Every patient, whether voluntary or involuntary, has the right to object to treatments, procedures, medications, and contact with certain staff members, as well.  A patient has the right to refuse treatment for whatever reason he/she may have whether it may be his/her beliefs or understandings of the said treatment that may cause him/her to object. He/She has the right to refuse treatment from certain mental health practitioners and institutions.  A patient has the right to refuse a mental health practitioner access to their person, whether it is a physician or a nurse.  He/She can insist upon a second opinion from a neutral party; another physician from a different hospital.  He/She can also insist that he/she receive treatment from a different therapist or physician than from the one that is presently attending to him/her.  The patient can demand that his/her attending physician seek alternative treatments to the one he/she finds offensive or ineffective.  The institution must endeavor to provide for the patient’s care with great concern for his/her wishes or provide him/her access to another hospital that will be able to more capably comply with his/her demands.  If a patient, whether voluntary or involuntary, feels that they have been restricted in these rights he/she has the right to appeal to the Mental Health Review Board (or an equivalent monitoring body).  The hospital must provide the patient access to a representative or some form of patient advocacy.

It is a patient’s right to participate and be an involved party in the progress of his/her therapeutic care.  He/She should be allowed to be able to participate in the development of his/her therapeutic considerations. He/She should be continually referred back too when assessing his/her therapy and progress. A patient has the right to be made aware of important decision making processes, physician/family meetings, and any other developments that may occur during his/her hospitalization.  He/She has the right to discuss the pros and cons of medication changes or procedures with his/her doctor.  The physician is the professional mental health provider, but the patient is the one who is receiving the treatment and has the right to consent to it or not.  A patient also has the right to leave an institution if he/she feels that the care provided is not adequate or is no longer having a beneficial therapeutic effect.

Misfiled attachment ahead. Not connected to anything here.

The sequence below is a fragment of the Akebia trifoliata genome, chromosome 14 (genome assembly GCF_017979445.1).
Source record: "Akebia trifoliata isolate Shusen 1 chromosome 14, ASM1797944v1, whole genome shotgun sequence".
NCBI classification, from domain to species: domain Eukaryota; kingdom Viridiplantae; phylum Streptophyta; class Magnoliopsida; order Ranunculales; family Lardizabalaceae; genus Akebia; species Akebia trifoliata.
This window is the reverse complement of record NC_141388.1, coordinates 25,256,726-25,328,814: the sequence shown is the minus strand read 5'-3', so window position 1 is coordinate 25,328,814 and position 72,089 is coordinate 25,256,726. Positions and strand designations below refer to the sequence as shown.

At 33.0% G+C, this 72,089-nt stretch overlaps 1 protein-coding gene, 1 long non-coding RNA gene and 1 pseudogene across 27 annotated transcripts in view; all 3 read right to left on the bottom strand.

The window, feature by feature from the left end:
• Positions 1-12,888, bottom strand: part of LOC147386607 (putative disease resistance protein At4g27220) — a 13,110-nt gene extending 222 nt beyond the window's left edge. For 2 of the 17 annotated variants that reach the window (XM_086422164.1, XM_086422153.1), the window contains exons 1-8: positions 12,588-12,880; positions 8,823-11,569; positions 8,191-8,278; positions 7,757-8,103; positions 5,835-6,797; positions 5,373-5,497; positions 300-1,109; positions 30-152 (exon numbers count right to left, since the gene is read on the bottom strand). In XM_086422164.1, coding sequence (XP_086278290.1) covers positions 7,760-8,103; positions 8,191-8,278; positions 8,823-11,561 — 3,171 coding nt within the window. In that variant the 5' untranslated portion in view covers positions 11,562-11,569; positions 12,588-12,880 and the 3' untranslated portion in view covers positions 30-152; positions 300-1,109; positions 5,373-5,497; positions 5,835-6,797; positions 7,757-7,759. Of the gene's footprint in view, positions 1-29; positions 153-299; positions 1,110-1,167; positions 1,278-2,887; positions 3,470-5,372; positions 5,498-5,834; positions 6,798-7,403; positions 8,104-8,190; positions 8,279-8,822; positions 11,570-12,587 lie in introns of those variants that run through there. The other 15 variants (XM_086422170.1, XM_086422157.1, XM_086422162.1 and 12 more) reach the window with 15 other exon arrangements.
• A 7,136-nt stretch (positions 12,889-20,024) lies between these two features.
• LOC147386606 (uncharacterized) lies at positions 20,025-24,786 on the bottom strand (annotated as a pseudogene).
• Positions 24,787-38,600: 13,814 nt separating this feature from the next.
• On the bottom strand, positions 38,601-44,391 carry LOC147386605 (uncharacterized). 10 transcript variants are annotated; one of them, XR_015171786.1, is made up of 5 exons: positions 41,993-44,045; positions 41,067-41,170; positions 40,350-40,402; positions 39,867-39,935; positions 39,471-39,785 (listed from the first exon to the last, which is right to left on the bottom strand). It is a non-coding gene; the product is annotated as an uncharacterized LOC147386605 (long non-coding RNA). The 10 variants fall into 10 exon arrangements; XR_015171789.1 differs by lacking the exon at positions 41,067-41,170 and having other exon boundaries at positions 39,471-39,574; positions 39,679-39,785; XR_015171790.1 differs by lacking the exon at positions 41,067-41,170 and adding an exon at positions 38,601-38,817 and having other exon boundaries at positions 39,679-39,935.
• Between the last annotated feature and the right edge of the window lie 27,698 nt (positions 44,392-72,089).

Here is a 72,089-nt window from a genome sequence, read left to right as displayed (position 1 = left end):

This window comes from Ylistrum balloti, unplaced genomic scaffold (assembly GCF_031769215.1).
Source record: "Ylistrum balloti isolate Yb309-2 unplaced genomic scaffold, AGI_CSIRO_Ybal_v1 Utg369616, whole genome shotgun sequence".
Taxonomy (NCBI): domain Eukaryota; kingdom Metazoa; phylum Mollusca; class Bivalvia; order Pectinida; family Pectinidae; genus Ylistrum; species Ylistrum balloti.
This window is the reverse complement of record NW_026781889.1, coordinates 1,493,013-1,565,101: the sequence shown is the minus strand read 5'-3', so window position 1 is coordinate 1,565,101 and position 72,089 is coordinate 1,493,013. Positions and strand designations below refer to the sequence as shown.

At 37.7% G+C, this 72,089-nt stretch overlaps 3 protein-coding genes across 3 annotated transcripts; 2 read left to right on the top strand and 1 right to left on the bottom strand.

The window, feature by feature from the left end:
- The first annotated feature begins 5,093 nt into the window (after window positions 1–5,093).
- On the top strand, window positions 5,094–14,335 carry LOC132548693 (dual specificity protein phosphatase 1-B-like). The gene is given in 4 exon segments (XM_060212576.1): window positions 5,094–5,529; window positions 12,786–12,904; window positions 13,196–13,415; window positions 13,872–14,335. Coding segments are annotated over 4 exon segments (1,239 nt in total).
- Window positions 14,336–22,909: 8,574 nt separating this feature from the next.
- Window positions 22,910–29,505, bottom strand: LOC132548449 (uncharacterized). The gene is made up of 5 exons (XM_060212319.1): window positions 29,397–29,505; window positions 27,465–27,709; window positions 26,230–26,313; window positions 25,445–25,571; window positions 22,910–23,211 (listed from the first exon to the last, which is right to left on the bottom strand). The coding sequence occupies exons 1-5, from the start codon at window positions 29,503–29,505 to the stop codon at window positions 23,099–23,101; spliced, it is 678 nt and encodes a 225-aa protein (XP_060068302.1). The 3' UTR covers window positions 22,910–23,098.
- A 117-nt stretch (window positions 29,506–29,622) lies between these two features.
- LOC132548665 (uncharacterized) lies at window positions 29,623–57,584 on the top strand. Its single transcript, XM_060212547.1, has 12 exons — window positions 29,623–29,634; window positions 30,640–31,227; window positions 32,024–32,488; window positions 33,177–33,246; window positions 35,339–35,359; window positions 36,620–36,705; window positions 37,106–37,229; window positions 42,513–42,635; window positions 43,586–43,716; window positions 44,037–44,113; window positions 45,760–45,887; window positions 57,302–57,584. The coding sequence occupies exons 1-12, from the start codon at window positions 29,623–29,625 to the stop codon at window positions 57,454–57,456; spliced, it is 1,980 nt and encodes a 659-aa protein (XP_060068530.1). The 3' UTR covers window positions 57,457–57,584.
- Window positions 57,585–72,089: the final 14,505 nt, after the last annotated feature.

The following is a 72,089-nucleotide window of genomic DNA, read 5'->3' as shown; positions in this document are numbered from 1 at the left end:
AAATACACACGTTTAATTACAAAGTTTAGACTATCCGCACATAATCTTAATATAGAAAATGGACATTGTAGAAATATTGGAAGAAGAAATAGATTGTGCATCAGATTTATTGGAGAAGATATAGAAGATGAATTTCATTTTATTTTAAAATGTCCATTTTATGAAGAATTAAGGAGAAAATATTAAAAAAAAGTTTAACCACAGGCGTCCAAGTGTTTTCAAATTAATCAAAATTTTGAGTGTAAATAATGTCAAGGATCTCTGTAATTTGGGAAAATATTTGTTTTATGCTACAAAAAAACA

Every patient has the right to a safe clean environment in which they are to be hospitalized.  A patient must be afforded every dignity possible in an institution.  This means that a patient has the right to care that is free of prejudice, sexual harassment, exploitation, and physical/emotional/sexual abuse.  A person has the right to feel safe and secure in the care of the medical staff attending to him/her.  A patient must feel that his/her care is being provided by a capable and able healthcare provider.  A person should believe that his/her care is being provided by skilled and appropriately trained individuals. He/She should feel secure that he/she is receiving therapeutically appropriate treatment that has been specifically devised for his/her care.  He/She should be able to comment on his/her treatment if it should become inappropriate.  He/She has the right to approach staff supervisors or hospital advisory committees if there is behavior that warrants reproach/unsanitary or unsafe conditions.  All patients have the right to be treated in an ethical and humane manner by staff upholding professional work practices.  These professional healthcare workers must display a respect for every patient’s religious/ethnic background and treat him/her in a manner that upholds his/her dignity and self-respect.

A patient has the right to confidentiality both in the form of written medical records and also in the actual physical privacy of person on the psyche ward.  When it comes to a person’s medical records, they are protected by law and cannot be revealed to anyone, not even family members, without your express written permission.  A patient’s confidentiality can only be broken in very specific circumstances, such as these.

* If a Mental Health Provider/Therapist has knowledge of any form of criminally abusive behavior.

* If a Mental Health Provider/Therapist becomes aware of a person’s intent to harm himself/herself or others.

* If a Mental Health Provider/Therapist receives a court issued subpoena to disclose a person’s medical history.

* If a patient should sue the Mental Health Provider/Therapist for malpractice.

(These circumstances may differ from state/province to state/province and country to country.  I am, by all means, not the final word on the law concerning this matter; I would suggest a person seek a legally appointed advocate to learn more information.)

A person has the right to expect privacy during his/her hospitalization.  This means that there is an expectation on the part of the patient that all matters concerning his/her care will remain confidential.  All staff is required to refrain from discussing any patient information outside of the hospital psyche ward.  You also have the right to the privacy of your person; you must be allowed personal space in which to conduct washing up and changing in privacy.  Unless a patient causes the attending staff harm or the belief that he/she may harbor dangerous objects in his/her possession, a patient has the right to the privacy of his/her personal allotted space from being impinged on by staff searches. Personal correspondence and writings should also fall into the category of privacy, unless the patient uses it as a malicious weapon towards another party, the content is suicidal in nature, or it discloses information about a criminal act. (Privacy issues involved in some of these materials can only be broken if the party that created the material divulges its content to another.)

  •  If a person is pregnant physicians may or may not honor her wishes while incapacitated and in their care.  If they feel the patient should become a danger to herself or the child. They may specialize treatment due to certain conditions; how many months pregnant a person is (during the 2nd and 3rd trimesters doctors are likely to be extremely conscious of the wellbeing of the fetus), the risks treatment may pose to the patient and the fetus, and the policies of the individual doctors and institution involved in the patient’s care.